After over a decade of harsh New England winters, the observatory’s rotatable dome now sits atop a rebuilt, well-sealed foundation, ready to resume scholarly use.
On August 31, the Corsair community gathered in the heart of the Hirshfeld-Dowd Observatory at UMass Dartmouth and star-gazed with its primary instrument, a computerized 16-inch Schmidt-Cassegrain telescope. Excited murmurs from donors, students, alumni, and more filled the recently renovated space, decorative twinkling lights illuminating their eagerness to catch a glimpse of a fully-ringed Saturn.
It’s been years since the quaint Hirshfeld-Dowd Observatory housed so many guests, but it was the utmost special occasion: the first phase of renovations was finally complete. Since the start of the COVID-19 pandemic, the observatory’s rotatable dome was neither watertight nor movable. In dire need of structural improvements, it couldn’t properly serve our scholars in their astronomical endeavors.
Now, with a stable dome foundation, it’s a reliable source of astronomy outreach to on-campus communities and beyond, like curious-minded youth in local public school districts. At an intimate, celebratory reception in the Dion Building lobby before the observatory’s unveiling, Dean of the College of Engineering, Jean VanderGheynst, said to a cheering crowd, “We need to ensure students have pathways and opportunities to careers in STEM to meet the demands of our future workforce.
“As a public institution, it is critical that we participate in addressing this challenge and increase the number of students in STEM programs,” she continued. “To do this, we need to give them out-of-school experiences, provide them with opportunities to become practitioners of science, and expose them to repeated interactions with STEM professionals. I am extremely proud to have this observatory at UMass Dartmouth that will not only contribute to research and education, but also community engagement and student access to unique learning opportunities.”
Just outside the observatory, additional telescopes were available for guests to enjoy through a partnership with the Astronomical Society of Southern New England. The organization also provided expertise throughout the observatory’s renovations, particularly through collaboration with astronomical society President Mark Munkascy.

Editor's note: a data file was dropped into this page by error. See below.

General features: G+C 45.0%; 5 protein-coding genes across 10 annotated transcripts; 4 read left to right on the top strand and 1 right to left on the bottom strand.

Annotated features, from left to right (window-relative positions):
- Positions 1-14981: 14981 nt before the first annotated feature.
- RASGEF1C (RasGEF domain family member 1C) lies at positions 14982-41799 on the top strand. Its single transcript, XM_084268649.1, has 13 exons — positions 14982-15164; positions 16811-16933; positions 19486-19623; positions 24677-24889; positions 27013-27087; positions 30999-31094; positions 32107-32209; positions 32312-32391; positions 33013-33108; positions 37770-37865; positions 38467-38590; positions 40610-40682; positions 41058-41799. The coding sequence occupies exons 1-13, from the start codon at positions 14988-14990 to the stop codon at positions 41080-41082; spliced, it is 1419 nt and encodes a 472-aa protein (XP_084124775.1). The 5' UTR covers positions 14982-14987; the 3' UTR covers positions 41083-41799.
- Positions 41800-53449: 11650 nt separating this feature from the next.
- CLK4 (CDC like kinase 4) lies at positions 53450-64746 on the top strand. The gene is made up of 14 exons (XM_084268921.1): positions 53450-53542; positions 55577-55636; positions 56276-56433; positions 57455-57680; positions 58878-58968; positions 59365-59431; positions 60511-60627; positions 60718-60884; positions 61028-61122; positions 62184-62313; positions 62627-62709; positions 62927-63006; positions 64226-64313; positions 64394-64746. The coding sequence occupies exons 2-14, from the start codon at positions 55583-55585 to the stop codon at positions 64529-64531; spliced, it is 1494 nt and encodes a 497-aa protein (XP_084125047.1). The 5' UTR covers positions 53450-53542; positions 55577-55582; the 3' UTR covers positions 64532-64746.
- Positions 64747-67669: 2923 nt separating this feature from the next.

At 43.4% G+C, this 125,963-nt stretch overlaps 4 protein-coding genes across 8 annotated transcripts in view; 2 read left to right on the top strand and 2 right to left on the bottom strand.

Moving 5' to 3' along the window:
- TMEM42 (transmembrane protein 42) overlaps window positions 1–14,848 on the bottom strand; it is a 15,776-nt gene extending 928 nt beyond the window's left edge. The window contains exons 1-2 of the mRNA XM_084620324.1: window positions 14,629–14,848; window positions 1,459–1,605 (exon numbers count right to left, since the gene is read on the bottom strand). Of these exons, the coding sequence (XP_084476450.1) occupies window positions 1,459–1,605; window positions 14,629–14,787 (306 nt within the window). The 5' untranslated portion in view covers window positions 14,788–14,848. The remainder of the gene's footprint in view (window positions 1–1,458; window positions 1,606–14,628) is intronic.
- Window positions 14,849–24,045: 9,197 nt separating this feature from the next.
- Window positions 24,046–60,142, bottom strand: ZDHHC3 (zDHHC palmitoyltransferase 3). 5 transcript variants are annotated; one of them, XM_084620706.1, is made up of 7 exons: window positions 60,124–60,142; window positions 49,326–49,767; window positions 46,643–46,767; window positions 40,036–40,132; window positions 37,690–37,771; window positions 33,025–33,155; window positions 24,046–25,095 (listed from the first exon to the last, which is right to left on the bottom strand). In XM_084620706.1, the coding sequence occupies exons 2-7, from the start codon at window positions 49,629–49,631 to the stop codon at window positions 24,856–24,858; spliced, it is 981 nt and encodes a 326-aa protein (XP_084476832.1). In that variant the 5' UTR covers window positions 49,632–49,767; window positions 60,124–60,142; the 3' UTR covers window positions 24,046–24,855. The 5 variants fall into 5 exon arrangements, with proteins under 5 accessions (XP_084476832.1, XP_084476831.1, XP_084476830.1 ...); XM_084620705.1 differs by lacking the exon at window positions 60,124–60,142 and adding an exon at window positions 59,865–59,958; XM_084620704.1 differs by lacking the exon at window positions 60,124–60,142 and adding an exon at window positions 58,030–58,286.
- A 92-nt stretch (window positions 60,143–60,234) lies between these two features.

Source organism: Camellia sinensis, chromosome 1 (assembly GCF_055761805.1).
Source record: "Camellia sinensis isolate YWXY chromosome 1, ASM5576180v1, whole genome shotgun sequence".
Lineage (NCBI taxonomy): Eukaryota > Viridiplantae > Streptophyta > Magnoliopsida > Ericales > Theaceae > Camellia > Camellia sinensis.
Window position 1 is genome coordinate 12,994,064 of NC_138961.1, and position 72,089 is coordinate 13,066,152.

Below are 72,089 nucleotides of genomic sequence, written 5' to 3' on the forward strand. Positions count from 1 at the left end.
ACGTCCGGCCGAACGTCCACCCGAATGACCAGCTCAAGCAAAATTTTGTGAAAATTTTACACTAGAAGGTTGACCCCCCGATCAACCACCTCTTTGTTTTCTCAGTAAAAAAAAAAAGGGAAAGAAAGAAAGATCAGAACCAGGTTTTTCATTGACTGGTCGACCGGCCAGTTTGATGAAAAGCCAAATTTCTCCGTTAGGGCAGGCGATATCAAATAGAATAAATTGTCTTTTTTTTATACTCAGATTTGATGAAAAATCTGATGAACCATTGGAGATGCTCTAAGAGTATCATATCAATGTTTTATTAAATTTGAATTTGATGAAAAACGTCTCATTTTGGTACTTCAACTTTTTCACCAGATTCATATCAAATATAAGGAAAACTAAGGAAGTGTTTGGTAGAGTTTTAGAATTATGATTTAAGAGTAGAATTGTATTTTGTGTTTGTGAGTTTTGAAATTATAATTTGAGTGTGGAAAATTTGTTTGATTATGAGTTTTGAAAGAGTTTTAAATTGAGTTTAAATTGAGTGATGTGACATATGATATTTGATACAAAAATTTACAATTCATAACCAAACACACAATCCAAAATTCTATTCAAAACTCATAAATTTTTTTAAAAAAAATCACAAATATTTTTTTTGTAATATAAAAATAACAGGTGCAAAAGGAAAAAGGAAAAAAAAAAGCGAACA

Munkascy hopes to expose science to all age groups with this reopening. He declared, “It is our mission to let undergraduate students and others in the community know they have the skills to make significant astronomical contributions. The equipment is good enough. They are good enough.”
Guests peered through the observatory’s telescope and used its new mechanics to inspect space’s enigmatic beauty, thrilled to see operations resume after an extended period of disuse. The evening featured riveting discussions that delved into the boundless realms of space and its countless secrets. With this completed phase of renovations, UMass Dartmouth’s community of scholars can now partake in unraveling those perplexing mysteries about the cosmos.
A subsequent phase of upgrades for the observatory will add a digital camera to support critical research ventures and enrichen the undergraduate curriculum. It will allow for the observation of exoplanets that orbit other stars, the search for optical counterparts to gravity wave black hole events, and the precise measurements of star position and brightness. This next phase will also connect the observatory to the campus computer network, letting instructors bring what the observatory offers right to the classroom.
“When I was in college, I met my wife, Elizabeth, and we used to coordinate our schedules to have the same classes. One of them was astronomy, and I remember falling in love with space and her at the same time. This cause is near and dear to my heart,” said donor Edward “Ted” Brainard, a dear friend of retiring UMass Dartmouth physics professor and former observatory director, Alan Hirshfeld.
Professor Hirshfeld joined the Physics Department at UMass Dartmouth in 1978. He created PHY 151 (Introductory Astronomy) in the early 1980s, and, after four decades, it is still the most popular GenEd course the department offers. A versatile and innovative teacher, he made significant contributions to undergraduate education and won the 2009 Leo M. Sullivan Teacher of the Year Award, an honor bestowed upon a professor who has demonstrated a particular dedication to students through exceptionally meritorious teaching and advising.
Aside from personal motivation to support these renovations, it is Brainard’s companionship with Hirshfeld and Hirshfeld’s belief in UMass Dartmouth students’ ability to be astronomical leaders that propelled the Brainard couple to generously fund a large portion of the observatory's reopening.
“Since the 1960s, I’ve been impressed by the growth of UMass Dartmouth's engineering college,” he said. “I hope students feel an excitement for science with these renovations. There is so much happening in outer space, and we need UMass Dartmouth students to provide interpretations. We need them to lead the nation in space discoveries.”
As an almost full moon illuminated the night sky, excitement over new possibilities for UMassD students glazed over the eyes of all who attended the grand reopening of the Hirshfeld-Dowd Observatory.